The Distraction Attraction: Is It Helpful Or Harmful

Now that I’ve checked my lottery tickets, had a bath, washed and dried my hair, made lunch and a cup of tea, I think I’m ready to start writing this blog about distraction. The topic has been dancing around in my brain for a while now because I’m fascinated by human behavior and want to understand more about the role distraction plays in all of our lives. So, I put my distractions aside and here we are. Hahaha.

“Your results are the product of either personal focus or personal distractions. The choice is yours.”
– John Di Lemme

Here’s the question: is distraction a good thing or a bad thing? Well there’s a role for distraction and it’s helpful when it leads to interesting results. Sometimes we look for distraction because our work feels monotonous (I’m looking at you bills) or perhaps we have a short attention span and require ongoing stimulation to stay engaged.  If you’re having a challenging day, being distracted by a loved one, a furry or human friend is welcome medicine. There’s nothing like a good laugh to clear out stress or using proven mindfulness tools to take your attention away from feeling unsettled. So, I see the value in distraction but I also understand there’s a flip side.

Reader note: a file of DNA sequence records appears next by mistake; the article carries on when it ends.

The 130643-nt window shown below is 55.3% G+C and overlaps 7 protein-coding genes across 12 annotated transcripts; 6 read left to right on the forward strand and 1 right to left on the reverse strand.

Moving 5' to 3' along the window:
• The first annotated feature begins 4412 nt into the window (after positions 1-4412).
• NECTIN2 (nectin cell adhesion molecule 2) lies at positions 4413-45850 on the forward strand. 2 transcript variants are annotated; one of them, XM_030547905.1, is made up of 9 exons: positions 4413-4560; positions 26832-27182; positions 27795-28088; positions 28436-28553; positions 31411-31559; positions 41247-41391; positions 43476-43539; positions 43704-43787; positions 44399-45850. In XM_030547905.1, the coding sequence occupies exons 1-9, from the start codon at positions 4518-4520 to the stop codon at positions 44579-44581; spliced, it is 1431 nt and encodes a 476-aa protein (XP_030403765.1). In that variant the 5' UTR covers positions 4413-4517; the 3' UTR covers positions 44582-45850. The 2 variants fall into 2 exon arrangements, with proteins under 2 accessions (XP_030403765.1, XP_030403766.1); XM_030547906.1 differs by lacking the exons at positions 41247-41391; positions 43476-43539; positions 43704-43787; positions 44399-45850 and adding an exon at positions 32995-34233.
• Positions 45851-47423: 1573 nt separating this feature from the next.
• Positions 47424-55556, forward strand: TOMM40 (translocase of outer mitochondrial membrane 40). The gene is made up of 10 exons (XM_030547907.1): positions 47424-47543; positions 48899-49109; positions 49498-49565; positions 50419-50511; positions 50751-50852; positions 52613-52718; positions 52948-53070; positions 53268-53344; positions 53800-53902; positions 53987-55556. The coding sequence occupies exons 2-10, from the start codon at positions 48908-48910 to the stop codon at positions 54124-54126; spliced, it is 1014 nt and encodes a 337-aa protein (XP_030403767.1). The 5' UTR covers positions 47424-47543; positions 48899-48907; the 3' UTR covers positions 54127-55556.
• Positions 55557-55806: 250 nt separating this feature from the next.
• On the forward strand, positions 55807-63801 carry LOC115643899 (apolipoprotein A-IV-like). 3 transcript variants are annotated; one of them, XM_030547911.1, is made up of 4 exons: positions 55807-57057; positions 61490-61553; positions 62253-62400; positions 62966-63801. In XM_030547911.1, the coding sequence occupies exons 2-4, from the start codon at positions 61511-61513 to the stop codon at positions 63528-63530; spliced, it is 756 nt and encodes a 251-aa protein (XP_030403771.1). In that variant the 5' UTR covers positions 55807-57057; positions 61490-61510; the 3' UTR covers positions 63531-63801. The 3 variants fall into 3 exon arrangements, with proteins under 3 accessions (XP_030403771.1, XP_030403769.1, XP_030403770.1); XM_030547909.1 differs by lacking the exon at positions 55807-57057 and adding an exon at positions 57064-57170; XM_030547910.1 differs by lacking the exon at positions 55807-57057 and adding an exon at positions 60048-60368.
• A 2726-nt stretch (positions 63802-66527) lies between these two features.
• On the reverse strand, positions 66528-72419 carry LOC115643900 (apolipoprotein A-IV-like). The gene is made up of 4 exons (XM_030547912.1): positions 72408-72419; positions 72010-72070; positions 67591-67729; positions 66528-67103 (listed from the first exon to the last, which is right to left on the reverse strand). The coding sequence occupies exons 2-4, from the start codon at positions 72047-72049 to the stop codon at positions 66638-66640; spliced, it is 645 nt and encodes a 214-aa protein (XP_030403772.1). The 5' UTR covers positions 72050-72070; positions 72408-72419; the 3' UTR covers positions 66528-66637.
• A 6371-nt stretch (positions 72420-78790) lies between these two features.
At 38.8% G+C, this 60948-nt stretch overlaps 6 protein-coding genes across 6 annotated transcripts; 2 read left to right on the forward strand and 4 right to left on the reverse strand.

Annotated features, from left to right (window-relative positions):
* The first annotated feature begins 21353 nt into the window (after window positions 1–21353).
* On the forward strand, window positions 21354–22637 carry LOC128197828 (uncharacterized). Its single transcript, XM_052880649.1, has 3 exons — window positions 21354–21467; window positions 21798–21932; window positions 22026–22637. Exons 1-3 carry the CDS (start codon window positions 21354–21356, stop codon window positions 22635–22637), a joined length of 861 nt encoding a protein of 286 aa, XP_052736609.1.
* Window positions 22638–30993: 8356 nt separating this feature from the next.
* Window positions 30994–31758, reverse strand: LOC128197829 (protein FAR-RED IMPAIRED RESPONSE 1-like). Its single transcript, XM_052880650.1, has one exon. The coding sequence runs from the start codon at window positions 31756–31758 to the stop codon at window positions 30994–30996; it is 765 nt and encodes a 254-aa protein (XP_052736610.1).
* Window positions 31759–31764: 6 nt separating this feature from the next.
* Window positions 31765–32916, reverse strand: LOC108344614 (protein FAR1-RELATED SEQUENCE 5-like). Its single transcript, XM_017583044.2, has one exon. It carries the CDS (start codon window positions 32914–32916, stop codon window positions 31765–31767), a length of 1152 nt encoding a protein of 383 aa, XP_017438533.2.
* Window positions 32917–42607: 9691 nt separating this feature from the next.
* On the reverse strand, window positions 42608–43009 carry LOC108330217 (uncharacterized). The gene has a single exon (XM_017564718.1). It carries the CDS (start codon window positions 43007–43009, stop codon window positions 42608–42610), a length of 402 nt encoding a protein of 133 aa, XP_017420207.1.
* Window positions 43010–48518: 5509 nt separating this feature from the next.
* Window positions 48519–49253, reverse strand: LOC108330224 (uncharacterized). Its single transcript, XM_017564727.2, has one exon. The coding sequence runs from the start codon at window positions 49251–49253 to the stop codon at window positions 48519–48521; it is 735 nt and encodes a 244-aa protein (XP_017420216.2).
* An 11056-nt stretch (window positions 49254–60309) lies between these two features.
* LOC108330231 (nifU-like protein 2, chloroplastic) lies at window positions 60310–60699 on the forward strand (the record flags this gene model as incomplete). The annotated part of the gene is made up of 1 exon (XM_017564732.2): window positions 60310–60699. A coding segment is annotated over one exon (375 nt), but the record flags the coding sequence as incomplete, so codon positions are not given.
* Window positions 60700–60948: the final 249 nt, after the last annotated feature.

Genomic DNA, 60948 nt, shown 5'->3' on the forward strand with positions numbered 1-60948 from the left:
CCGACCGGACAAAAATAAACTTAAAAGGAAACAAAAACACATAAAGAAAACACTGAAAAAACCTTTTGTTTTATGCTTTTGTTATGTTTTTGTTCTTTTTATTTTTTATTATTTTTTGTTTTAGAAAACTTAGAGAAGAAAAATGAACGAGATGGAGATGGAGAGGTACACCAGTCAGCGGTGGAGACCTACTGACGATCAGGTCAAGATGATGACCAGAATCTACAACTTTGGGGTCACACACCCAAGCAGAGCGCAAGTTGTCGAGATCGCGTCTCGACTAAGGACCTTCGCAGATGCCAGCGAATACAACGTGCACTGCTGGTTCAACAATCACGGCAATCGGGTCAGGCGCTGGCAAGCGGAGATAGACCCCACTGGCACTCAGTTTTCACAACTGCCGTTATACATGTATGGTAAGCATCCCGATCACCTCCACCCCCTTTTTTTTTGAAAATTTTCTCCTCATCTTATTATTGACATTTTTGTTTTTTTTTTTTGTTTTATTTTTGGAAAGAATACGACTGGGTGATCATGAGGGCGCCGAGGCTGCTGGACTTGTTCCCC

Distractions are everywhere and we hold one of the biggest diversions in our hands when we scroll on our smart phone or dopamine dispenser. Dopamine is a feel good neurotransmitter the brain releases when we do something that meets a need like eating. Since about 2013, our devices have gradually crept into our lives and taken us over as a top distraction. Regulating how much time we engage with our devices is a real challenge for us humans, especially those with developing minds.

“One way to boost our willpower and focus is to manage our distractions instead of letting them manage us.”
Daniel Goleman